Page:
Since 1792, increased levels of opacity have been grafted onto the basic palatial template of James Hoban’s design, reflecting the public’s decreasing access to an increasingly complex U.S. government. Despite its relatively unchanged formal reading from Pennsylvania Avenue, the White House has been transformed from a built expression of presidential power to a global emblem of cloistered politics and public inaccessibility evident in extensive subterranean additions and a shift in primary function from residence to storehouse of classified information.
Currently, the White House is the final and most formidable roadblock prohibiting dialogue between the public and political power players. White House 2.0 is an open-source solution, designed to facilitate a symbiotic information exchange between a global public of everyday experts and the U.S. government with the aim of creating more effective legislation and elevating the role of the public in the political process. Transparency penetrates the existing palace-cum-bunker typology by rededicating its existing computerized brain center to the input and output of public concerns rather than confidential information.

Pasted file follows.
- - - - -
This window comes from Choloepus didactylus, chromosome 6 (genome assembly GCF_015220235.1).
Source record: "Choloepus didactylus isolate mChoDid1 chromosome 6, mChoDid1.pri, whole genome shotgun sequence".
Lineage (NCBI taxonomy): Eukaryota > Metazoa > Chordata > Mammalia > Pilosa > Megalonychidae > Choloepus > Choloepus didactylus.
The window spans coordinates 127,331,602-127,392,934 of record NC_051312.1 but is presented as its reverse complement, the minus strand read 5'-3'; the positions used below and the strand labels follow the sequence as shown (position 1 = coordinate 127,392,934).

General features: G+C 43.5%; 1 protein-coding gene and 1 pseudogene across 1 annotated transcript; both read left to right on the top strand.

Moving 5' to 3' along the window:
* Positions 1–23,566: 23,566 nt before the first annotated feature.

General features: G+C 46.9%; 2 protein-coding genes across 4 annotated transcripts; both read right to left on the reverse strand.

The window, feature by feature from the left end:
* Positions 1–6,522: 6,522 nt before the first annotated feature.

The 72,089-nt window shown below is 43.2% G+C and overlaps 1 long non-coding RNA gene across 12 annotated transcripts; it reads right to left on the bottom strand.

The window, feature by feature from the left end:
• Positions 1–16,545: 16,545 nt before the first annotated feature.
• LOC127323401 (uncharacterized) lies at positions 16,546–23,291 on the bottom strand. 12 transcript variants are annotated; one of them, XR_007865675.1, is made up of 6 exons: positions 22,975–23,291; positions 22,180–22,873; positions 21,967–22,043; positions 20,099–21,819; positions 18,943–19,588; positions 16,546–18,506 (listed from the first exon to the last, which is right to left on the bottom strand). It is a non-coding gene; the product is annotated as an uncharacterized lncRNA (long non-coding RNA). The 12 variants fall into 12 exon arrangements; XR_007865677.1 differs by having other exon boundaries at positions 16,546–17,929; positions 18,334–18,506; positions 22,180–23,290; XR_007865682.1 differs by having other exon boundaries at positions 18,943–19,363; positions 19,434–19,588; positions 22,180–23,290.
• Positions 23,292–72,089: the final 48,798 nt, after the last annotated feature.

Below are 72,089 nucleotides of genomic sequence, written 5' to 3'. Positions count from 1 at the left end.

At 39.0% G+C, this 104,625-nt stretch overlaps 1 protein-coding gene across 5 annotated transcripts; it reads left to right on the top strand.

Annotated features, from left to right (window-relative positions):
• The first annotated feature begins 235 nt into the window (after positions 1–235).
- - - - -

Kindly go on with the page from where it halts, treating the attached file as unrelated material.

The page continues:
White House 2.0 collects and sorts public input, generating graphical and textural output to broadcast onto screens affixed to the interior walls of the executive residence and West Wing. After placing a concern, an individual can see the graph into which their input was incorporated. Where it appeared in White House 2.0 and, via webcams, observe high-level government officials analyzing the information, all in real-time. Similarly-themed output is broadcast within the same area of the building, therefore reorganizing existing programmatic arrangements and empowering the collective public voice to dictate circulation through it.
In short, White House 2.0 insists that presidential and governmental power is dependent on streams of unrefined information input and active involvement from a public empowered by evidence that their voice is being heard.